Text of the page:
In the puzzle of oncoming financial regulation, how to properly oversee a firm’s liquidity is one of the largest pieces regulators are now working to get right.

But those efforts have not been easy, regulators and industry experts conceded at audit, tax and advisory firm Grant Thornton LLP’s Broker-Dealer Symposium in New York on Tuesday.

“With respect to the amount of capital that has to be maintained, it’s a challenge for regulators to get that right,” said Grace Vogel, executive vice president of member regulation at the Financial Industry Regulatory Authority, or FINRA. “We haven’t come up with a better answer than value at risk models for trading assets.”

Having substantial liquidity has been a focus since the financial crisis and subsequent Basel III reforms. Fresh examples of post-crisis liquidity concerns have come with J.P. Morgan’s $2 billion trading loss and MF Global, which ultimately collapsed after it saw its liquidity worries mount with investor fears in October.

The problem with value at risk models, according to Vogel, is that they are right 99% of the time. Out of 100 days, that means that one day will have losses that exceed the model. As a result, she said, the Securities and Exchange Commission and the Commodity Futures Trading Commission have set minimum capital requirements.

But adequately meeting minimum capital requirements might not be enough to save firms from liquidity concerns, said Steven Lofchie, a partner in the financial services department at Cadwalader, who called it a “great lesson of the crisis.”

“It was clearly an issue with liquidity, and I don’t know that we’re actually dealing with it directly,” Lofchie said of current regulatory reform efforts.

Coordinating regulation on liquidity has been challenging, Vogel conceded, because each regulator is interested in having excess liquidity in the legal entity that they are responsible for regulating.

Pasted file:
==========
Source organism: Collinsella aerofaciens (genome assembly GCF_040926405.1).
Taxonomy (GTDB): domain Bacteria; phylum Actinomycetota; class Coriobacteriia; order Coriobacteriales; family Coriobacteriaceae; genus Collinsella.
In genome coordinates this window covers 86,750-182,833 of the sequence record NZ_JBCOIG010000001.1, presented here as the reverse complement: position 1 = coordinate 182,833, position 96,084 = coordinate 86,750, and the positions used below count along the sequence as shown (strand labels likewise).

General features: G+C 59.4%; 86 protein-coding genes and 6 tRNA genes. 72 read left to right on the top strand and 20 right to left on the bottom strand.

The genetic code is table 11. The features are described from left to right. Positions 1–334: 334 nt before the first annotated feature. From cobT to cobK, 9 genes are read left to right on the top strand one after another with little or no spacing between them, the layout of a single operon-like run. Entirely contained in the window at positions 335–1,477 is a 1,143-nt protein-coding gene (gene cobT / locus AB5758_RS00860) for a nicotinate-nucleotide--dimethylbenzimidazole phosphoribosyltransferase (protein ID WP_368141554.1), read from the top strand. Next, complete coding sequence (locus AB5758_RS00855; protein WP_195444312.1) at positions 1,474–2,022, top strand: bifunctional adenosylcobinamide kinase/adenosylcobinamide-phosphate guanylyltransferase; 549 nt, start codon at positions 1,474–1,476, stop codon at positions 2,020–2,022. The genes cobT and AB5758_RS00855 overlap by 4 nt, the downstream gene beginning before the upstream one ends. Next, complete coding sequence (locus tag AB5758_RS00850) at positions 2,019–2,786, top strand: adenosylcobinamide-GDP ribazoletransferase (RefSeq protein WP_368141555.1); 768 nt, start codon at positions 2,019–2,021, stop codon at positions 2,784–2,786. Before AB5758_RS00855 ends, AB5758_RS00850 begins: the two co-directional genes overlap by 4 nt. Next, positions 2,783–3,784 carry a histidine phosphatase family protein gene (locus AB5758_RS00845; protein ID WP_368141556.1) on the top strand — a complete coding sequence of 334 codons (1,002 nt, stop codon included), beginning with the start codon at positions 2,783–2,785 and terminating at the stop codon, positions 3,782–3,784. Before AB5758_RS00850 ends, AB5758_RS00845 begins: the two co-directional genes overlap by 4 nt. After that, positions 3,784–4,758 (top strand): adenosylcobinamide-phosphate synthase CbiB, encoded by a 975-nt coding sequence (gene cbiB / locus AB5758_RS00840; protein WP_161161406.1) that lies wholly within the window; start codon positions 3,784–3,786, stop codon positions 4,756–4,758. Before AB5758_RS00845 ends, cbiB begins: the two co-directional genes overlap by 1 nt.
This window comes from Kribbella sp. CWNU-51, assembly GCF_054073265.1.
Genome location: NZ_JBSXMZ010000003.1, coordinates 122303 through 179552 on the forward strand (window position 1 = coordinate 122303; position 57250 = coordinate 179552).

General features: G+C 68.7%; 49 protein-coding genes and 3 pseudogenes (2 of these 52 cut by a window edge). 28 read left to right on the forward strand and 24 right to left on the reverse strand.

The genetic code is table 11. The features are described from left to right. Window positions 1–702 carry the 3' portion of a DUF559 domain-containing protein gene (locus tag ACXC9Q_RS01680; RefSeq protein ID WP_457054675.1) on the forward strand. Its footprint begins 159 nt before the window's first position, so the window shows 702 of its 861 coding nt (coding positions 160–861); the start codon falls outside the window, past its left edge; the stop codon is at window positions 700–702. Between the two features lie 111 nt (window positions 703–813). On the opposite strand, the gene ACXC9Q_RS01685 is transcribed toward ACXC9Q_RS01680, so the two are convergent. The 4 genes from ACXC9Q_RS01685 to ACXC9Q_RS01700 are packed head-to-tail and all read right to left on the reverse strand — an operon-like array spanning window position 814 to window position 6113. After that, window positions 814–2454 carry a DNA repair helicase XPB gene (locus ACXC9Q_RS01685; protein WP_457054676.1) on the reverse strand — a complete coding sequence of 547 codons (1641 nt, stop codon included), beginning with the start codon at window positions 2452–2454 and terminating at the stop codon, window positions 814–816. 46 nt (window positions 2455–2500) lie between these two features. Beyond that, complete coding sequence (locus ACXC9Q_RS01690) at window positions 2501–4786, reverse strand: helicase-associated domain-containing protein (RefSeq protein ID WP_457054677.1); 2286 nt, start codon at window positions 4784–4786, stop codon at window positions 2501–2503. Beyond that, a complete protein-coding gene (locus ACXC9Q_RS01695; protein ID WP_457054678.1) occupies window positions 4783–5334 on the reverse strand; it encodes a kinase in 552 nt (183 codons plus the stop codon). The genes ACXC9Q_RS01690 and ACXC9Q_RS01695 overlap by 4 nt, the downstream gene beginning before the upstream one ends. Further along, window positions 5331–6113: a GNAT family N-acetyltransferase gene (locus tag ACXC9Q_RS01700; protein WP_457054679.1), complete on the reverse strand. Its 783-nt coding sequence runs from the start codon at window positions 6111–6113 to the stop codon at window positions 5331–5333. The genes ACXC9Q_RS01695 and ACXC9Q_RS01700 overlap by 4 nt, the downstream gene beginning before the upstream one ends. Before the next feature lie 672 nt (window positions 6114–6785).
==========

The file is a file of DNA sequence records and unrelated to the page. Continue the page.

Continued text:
“Although we have tried to come up with a meeting of the minds with other regulators, this has been one area where it has been quite difficult,” Vogel said. “There is a lot more communication with banking regulators than with the international regulators. But unfortunately, everyone’s priority is the legal entity they regulate.”

But overall, Kevin Piccoli, deputy director of the Division of Swap Dealers and Intermediary Oversight at the Commodities Futures Trading Commission, said the coordination among the securities regulators has been terrific.

“I think there is a lot of communication, coordination, a lot of positive conversations, and all looking to do what is right,” Piccoli said.

Another topic up for debate at Tuesday’s session was the JOBS, or Jumpstart Our Business Startups Act, which is aimed at boosting small businesses and funding to them by deregulation.

The legislation is an example of “regulation by randomness,” Lofchie said, because of the tremendous burden of regulation that Dodd-Frank has imposed on other business areas.

But that legislation is an example of the tradeoffs that come with securities regulation, said Lanny Schwartz, partner at Davis Polk & Wardell. The act may allow small businesses to more easily raise capital and access the IPO market, he said.

“If we as a society decide right now a little bit more jobs is worth loosening the reigns a little bit in terms of formalities of capital raising, maybe that’s not such a bad choice,” Schwartz said.

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